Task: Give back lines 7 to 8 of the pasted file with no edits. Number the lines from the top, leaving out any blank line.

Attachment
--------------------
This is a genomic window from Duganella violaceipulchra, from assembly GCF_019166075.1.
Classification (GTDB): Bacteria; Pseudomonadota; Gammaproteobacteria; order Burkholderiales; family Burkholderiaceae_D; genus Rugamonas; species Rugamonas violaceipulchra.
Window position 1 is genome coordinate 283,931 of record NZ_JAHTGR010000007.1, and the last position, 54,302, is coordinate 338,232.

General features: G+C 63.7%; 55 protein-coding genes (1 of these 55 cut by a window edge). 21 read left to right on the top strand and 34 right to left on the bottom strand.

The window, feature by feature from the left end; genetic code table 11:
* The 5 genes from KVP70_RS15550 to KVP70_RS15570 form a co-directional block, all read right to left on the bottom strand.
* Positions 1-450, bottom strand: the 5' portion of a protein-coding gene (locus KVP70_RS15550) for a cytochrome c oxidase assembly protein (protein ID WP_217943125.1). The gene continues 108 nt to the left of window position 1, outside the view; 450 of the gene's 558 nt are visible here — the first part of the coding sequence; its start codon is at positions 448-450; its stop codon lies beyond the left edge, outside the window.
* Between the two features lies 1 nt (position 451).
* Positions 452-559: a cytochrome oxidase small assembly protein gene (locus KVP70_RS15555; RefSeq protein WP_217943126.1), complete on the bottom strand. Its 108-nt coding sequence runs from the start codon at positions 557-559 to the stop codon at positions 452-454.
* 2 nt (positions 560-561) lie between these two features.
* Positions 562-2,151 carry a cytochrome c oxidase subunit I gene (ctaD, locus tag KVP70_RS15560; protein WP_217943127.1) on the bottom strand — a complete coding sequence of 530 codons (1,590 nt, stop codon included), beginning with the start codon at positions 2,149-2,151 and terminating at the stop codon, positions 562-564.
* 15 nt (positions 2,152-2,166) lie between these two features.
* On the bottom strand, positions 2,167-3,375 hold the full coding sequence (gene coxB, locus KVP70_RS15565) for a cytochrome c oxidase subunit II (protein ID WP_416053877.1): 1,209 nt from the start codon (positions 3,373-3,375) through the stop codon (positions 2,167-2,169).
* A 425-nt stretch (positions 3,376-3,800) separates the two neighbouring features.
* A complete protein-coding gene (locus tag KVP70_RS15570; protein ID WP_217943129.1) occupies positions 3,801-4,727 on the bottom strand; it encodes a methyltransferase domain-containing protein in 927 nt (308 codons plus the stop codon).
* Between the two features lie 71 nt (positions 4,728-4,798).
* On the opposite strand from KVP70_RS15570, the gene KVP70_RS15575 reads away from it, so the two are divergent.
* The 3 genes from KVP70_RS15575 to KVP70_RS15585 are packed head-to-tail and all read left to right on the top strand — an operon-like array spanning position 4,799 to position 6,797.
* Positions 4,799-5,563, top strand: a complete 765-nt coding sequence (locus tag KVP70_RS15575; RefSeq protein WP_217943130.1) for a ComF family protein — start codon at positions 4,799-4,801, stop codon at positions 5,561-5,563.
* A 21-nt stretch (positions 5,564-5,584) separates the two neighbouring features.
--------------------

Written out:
* Positions 1-450, bottom strand: the 5' portion of a protein-coding gene (locus KVP70_RS15550) for a cytochrome c oxidase assembly protein (protein ID WP_217943125.1). The gene continues 108 nt to the left of window position 1, outside the view; 450 of the gene's 558 nt are visible here — the first part of the coding sequence; its start codon is at positions 448-450; its stop codon lies beyond the left edge, outside the window.
* Between the two features lies 1 nt (position 451).